In addition to the APIs mentioned previously, "successful request operation categories" also monitors the quantity of requests for the following two API operation types:

    • DeleteObject
    • Deleteobjects

    The traffic indicator is used to monitor the overall situation for a user or a specific bucket. It looks at the usage of network resources in Internet, intranet, CDN origin retrieval, cross-domain replication, and other such scenarios.

    For performance-type indicators, we must focus on sudden and abnormal changes, such as when the average latency suddenly spikes or remains above the normal request latency baseline for a long period of time. You can set alarm rules that correspond to performance indicators, so that the relevant personnel are immediately notified if an indicator falls below or exceeds a threshold value. For businesses with periodic peaks and troughs, you can set periodic alarm rules for week on week, day on day, or hour on hour comparisons (periodic alarms will be available soon).

Billing monitoring

At press time, the OSS monitoring service can only monitor storage space, outbound Internet traffic, Put requests, and Get requests (not including cross-domain replication outbound traffic and CDN outbound traffic). It does not support alarm setting or API read operations for billing data.

The OSS monitoring service collects bucket-level billing monitoring data on an hourly basis. In the monitoring view for a specific bucket, you can see graphs of continuous monitoring trends. Using the monitoring view, you can analyze your businesses’ OSS resource usage trends and estimate future costs. See the following figure:

The OSS monitoring service also provides statistics on the quantity of user and bucket-level resources consumed each month. For example, the total amount of OSS resources consumed by an account or bucket starting from the 1st day of the month. These statistics are updated hourly. This increases your understanding of your resource usage and computation fees for the current month in real time, as shown in the following figure:

as shown in the following figure:
Note In the monitoring service, the provided billing data is pushed to the maximum extent possible, but this may cause some discrepancies with the actual bill amount. Please note that the Billing Center data is used in actual billing applications.

Tracking and diagnosis

Problem diagnosis
  • Performance diagnosis

    Many subjective factors are involved in the determination of application performance. You must use the satisfaction of your business needs in your specific business scenario as a baseline, to determine if a performance problem occurs. Also, when a client initiates a request, factors that may cause performance problems may come from anywhere in the request chain. For example, problems may be caused by OSS overloads, client TCP configuration problems, or traffic bottlenecks in the basic network architecture.

    Therefore, when diagnosing performance problems, you must first set a reasonable baseline. Then, you use the performance indicators provided by the monitoring service to determine the potential root cause of any performance problem. Next, you find detailed information in the relevant logs to help you further diagnose and troubleshoot any faults.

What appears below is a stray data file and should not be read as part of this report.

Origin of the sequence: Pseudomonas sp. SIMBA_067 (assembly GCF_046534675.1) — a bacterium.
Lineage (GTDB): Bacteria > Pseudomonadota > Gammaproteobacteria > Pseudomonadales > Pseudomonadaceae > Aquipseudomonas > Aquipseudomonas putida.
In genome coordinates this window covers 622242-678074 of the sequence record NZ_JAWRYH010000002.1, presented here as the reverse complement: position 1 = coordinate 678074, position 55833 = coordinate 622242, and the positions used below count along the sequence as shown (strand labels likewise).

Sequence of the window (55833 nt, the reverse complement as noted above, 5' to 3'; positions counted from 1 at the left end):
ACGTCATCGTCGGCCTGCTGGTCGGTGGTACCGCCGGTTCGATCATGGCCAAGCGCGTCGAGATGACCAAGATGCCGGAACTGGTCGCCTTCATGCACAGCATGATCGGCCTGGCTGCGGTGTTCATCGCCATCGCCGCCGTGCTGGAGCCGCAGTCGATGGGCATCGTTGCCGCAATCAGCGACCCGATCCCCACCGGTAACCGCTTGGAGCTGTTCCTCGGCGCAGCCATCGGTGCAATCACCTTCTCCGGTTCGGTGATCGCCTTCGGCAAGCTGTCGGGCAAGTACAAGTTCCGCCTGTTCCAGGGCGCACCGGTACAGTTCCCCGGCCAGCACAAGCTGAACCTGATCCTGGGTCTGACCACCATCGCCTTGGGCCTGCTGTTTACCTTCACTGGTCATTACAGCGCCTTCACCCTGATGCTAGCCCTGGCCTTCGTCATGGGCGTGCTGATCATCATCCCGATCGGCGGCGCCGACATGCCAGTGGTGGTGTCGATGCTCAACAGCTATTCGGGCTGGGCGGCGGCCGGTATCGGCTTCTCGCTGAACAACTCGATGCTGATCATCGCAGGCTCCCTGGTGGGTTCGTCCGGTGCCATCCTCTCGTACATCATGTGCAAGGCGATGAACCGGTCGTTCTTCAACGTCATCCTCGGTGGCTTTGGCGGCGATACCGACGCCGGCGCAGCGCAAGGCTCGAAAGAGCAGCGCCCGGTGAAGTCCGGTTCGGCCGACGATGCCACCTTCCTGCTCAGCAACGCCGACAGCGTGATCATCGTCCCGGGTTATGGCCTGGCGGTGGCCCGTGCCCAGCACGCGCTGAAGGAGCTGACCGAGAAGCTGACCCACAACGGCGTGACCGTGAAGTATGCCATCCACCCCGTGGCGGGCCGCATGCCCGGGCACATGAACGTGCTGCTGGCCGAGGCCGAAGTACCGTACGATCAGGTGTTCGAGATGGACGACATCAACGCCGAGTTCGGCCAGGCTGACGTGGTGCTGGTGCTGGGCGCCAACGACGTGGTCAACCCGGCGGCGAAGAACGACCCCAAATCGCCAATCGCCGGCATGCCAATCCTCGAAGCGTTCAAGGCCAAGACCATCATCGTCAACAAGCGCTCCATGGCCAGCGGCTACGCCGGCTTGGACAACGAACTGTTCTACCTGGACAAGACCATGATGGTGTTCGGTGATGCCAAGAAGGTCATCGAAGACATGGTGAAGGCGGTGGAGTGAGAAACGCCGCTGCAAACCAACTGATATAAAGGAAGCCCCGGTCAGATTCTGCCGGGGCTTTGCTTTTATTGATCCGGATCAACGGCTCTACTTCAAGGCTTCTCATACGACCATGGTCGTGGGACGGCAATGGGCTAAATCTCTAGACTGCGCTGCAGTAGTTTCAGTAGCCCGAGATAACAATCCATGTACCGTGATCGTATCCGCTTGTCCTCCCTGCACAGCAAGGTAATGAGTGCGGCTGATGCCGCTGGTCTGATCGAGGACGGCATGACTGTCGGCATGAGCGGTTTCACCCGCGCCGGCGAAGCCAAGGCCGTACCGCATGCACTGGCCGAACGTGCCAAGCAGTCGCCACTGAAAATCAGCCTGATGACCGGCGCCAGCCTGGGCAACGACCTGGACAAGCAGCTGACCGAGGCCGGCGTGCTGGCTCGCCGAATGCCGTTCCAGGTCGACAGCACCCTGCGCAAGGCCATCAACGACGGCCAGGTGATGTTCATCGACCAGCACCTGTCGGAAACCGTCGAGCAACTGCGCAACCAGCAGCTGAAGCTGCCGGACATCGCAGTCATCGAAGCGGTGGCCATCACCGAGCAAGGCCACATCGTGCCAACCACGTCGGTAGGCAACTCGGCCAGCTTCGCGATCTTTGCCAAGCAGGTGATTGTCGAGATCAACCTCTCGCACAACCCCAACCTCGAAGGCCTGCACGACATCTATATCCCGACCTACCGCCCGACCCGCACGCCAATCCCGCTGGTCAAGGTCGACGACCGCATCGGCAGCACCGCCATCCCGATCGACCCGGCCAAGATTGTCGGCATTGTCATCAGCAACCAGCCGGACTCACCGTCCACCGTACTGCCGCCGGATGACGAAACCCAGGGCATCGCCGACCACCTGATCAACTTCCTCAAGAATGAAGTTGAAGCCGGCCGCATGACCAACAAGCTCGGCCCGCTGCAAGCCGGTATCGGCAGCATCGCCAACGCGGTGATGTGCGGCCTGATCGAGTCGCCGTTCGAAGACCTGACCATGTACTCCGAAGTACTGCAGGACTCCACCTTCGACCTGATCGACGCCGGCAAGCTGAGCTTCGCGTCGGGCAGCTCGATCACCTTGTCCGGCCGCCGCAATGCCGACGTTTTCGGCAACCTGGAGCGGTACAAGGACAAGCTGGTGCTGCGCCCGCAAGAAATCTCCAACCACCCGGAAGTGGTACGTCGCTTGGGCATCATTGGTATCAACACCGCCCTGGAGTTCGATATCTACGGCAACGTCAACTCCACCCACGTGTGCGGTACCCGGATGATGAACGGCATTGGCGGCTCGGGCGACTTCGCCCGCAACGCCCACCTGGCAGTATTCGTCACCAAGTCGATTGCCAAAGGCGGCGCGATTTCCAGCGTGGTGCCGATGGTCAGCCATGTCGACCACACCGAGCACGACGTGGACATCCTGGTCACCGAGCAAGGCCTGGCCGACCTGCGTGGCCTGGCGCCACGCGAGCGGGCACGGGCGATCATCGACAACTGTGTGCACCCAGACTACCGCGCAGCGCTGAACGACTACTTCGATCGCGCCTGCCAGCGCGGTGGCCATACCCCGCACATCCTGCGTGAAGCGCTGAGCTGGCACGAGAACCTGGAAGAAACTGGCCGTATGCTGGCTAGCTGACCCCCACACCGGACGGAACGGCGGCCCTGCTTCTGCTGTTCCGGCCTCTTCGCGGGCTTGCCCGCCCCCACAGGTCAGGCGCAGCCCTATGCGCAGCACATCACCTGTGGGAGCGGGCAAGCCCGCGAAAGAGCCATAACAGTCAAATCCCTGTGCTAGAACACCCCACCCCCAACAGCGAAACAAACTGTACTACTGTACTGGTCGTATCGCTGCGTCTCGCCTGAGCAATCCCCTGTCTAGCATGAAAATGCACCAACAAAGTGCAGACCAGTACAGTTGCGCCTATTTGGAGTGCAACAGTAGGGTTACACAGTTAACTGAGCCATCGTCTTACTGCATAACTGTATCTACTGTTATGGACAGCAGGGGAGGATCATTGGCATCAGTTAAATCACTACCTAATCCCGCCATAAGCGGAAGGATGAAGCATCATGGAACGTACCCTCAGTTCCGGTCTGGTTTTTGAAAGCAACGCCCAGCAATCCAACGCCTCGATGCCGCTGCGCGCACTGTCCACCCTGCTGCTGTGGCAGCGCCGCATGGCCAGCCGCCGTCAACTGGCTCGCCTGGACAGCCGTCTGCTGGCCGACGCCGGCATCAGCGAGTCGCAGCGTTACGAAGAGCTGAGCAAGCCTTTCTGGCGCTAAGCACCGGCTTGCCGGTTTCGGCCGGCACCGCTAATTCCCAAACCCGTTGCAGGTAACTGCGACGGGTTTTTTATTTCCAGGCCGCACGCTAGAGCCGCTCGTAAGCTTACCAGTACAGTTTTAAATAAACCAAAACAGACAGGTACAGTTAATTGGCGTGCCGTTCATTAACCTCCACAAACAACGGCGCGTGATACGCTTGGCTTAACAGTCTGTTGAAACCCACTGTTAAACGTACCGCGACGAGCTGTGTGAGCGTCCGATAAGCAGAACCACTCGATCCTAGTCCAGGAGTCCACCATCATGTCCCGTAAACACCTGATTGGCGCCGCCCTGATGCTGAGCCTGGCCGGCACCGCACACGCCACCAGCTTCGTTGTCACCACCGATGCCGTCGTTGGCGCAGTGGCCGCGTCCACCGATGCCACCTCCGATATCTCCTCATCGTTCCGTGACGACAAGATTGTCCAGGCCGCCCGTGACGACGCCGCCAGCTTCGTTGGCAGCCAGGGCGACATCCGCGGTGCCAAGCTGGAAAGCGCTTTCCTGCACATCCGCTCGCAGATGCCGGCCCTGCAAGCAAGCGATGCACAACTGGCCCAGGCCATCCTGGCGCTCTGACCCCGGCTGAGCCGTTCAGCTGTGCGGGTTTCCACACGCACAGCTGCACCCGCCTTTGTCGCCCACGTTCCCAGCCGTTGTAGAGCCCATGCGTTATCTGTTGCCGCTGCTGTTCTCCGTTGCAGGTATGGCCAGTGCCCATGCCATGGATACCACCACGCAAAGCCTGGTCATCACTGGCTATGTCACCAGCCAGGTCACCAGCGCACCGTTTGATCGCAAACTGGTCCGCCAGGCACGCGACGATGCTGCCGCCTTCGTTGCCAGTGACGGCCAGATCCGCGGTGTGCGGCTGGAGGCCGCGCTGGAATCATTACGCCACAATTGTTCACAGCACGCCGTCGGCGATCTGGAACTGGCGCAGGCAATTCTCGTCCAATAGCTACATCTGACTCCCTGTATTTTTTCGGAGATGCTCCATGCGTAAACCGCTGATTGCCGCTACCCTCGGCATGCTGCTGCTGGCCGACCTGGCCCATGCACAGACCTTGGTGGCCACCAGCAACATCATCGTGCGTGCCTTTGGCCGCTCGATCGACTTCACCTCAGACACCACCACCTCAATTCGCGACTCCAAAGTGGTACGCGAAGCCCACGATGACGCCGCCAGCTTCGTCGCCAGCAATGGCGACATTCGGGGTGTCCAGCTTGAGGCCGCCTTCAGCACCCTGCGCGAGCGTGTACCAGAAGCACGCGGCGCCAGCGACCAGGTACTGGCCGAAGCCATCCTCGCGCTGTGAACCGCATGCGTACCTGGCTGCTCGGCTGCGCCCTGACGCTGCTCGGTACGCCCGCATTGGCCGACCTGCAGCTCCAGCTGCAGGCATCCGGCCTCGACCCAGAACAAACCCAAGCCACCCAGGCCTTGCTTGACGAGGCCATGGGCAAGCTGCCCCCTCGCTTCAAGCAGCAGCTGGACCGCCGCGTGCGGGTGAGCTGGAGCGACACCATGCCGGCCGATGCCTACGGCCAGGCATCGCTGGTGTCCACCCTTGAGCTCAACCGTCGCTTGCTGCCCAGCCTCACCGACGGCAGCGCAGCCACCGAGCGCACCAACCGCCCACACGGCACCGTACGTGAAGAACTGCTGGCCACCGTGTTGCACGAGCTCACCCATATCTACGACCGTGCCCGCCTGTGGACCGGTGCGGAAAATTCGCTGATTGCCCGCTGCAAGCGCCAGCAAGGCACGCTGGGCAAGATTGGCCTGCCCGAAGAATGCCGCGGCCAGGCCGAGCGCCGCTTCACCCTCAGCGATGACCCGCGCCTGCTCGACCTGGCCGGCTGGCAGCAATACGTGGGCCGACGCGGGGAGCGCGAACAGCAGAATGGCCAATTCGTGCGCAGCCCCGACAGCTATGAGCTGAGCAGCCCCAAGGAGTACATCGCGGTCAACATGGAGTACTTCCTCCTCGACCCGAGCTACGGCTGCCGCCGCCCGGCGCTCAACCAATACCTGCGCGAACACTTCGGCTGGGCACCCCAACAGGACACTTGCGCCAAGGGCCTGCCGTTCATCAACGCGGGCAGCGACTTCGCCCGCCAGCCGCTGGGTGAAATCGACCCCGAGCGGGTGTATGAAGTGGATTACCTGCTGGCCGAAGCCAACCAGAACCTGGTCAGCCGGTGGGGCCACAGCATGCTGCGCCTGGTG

In the Troubleshooting section, we give examples of many common performance problems and troubleshooting measures. This can be used as a reference.

  • Error diagnosis

    When requests from client applications are at fault, the clients receive error information from the server. The monitoring service records these errors and shows statistics for the various types of errors that may affect requests. You can also retrieve detailed information for individual requests from the server log, client log, and network log. Generally, the returned HTTP status code, OSS error code, and OSS error information can indicate the cause of the request failure.

    For error response information details, see OSS error responses.

  • Using the logging function

    OSS provides a server logging function for user requests. This helps you track end-to-end detailed request logs.

    For instructions on the activation and use of the logging function, see Set logging.

    For more information on Log Service naming rules and record formats, see Set access logging.

  • Using network logging tools

    In many situations, you can diagnose problems by using the logging function to record storage log and client application log data. However, in certain situations, you may need more details by using network logging tools.

    This is because capturing traffic exchanged between clients and the server can give you more detailed information on the data exchanged between clients and server and the underlying network conditions, which can help you investigate problems. For example, in some situations, user requests may report an error, but no request can be seen in the server log. In such cases, you can use the records logged by the OSS logging function to see if the cause of the problem lies with the client, or you can use network monitoring tools to check for a network problem.